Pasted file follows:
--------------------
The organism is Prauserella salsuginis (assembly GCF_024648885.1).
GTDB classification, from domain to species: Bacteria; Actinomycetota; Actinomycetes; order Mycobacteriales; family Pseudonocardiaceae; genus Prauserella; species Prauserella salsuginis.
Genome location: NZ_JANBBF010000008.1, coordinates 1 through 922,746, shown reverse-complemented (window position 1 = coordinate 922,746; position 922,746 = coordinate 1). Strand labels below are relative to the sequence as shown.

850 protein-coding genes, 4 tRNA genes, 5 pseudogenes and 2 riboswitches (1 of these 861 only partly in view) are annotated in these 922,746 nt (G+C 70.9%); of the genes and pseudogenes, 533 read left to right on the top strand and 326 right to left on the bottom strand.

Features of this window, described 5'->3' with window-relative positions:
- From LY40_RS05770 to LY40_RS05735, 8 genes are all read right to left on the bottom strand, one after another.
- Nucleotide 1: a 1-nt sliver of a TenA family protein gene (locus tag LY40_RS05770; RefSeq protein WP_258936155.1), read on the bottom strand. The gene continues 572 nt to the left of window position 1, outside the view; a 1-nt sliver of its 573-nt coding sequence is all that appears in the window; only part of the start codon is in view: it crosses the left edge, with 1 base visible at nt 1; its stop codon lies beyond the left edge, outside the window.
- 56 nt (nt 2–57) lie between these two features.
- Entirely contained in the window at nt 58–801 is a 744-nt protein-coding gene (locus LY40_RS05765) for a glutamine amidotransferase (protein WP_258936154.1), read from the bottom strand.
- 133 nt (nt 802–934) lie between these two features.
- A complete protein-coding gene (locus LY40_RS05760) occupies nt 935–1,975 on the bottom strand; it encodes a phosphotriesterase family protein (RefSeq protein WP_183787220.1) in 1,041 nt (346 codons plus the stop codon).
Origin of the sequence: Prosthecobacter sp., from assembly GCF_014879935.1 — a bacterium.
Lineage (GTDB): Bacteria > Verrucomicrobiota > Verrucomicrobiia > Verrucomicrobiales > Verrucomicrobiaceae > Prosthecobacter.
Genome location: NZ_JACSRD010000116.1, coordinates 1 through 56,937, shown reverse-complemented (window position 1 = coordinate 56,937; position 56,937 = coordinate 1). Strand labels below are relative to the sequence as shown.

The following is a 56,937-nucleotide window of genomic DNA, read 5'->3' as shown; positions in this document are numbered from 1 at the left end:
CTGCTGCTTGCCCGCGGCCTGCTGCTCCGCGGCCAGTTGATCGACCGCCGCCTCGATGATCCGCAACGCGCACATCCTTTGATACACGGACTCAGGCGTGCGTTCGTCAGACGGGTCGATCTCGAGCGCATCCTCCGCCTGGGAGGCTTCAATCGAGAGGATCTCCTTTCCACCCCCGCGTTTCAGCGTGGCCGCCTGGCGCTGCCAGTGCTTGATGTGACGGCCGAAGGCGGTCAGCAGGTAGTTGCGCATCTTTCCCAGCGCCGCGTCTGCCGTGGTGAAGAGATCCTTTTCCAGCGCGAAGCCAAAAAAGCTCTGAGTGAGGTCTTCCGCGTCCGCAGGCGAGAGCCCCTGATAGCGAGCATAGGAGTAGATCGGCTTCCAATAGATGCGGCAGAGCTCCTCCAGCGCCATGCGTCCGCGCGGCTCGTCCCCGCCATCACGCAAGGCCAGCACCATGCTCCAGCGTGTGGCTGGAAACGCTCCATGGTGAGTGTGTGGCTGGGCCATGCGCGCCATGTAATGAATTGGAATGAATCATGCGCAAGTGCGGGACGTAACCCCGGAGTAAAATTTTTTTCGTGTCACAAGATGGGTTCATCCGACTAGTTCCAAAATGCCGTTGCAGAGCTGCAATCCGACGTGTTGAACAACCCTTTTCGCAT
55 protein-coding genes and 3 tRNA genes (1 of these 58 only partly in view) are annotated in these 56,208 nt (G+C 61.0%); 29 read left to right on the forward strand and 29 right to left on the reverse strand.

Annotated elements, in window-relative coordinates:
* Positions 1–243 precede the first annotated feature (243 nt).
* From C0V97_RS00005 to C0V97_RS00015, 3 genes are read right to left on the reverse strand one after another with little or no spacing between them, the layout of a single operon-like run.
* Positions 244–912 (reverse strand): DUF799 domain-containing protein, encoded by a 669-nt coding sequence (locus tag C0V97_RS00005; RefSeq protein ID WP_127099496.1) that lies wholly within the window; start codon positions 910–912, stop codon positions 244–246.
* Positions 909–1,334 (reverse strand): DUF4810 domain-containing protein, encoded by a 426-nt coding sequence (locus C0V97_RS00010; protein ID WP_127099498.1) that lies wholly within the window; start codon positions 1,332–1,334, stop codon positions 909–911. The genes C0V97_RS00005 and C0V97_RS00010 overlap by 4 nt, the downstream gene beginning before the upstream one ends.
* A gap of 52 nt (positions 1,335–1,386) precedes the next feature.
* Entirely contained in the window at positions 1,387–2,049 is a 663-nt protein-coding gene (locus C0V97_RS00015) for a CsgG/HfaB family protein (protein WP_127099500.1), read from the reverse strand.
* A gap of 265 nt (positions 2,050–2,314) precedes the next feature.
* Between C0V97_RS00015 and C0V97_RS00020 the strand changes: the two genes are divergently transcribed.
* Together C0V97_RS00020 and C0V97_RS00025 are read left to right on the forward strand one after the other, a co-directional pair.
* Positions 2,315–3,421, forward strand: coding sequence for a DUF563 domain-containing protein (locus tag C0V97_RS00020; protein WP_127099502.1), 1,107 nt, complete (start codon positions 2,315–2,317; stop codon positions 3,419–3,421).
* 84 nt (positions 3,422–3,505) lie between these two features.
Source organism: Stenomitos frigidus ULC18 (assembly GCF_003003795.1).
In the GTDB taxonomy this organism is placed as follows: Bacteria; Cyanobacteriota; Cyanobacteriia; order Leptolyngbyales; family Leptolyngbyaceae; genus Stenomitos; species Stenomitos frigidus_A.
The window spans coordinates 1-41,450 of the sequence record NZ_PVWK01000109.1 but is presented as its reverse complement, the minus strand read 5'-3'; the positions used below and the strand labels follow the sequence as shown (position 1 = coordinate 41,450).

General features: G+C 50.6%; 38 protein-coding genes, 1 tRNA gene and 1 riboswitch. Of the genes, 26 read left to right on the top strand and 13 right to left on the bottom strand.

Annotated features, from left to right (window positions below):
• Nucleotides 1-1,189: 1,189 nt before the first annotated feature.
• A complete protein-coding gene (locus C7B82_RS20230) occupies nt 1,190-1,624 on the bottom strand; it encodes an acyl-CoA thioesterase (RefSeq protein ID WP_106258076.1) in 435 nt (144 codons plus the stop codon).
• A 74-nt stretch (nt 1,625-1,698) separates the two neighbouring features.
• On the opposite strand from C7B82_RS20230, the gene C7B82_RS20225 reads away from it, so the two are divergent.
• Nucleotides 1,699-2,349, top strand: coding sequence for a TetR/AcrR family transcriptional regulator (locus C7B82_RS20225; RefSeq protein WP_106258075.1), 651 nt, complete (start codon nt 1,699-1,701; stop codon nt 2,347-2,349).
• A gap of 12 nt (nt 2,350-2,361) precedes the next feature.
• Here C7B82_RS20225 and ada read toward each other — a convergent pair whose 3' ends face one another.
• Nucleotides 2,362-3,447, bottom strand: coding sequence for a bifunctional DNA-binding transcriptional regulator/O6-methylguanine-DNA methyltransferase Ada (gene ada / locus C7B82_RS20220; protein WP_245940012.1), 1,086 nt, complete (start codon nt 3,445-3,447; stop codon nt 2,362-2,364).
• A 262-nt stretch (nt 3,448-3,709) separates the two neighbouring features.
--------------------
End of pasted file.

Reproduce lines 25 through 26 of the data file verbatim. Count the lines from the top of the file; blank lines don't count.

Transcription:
* A gap of 265 nt (positions 2,050–2,314) precedes the next feature.
* Between C0V97_RS00015 and C0V97_RS00020 the strand changes: the two genes are divergently transcribed.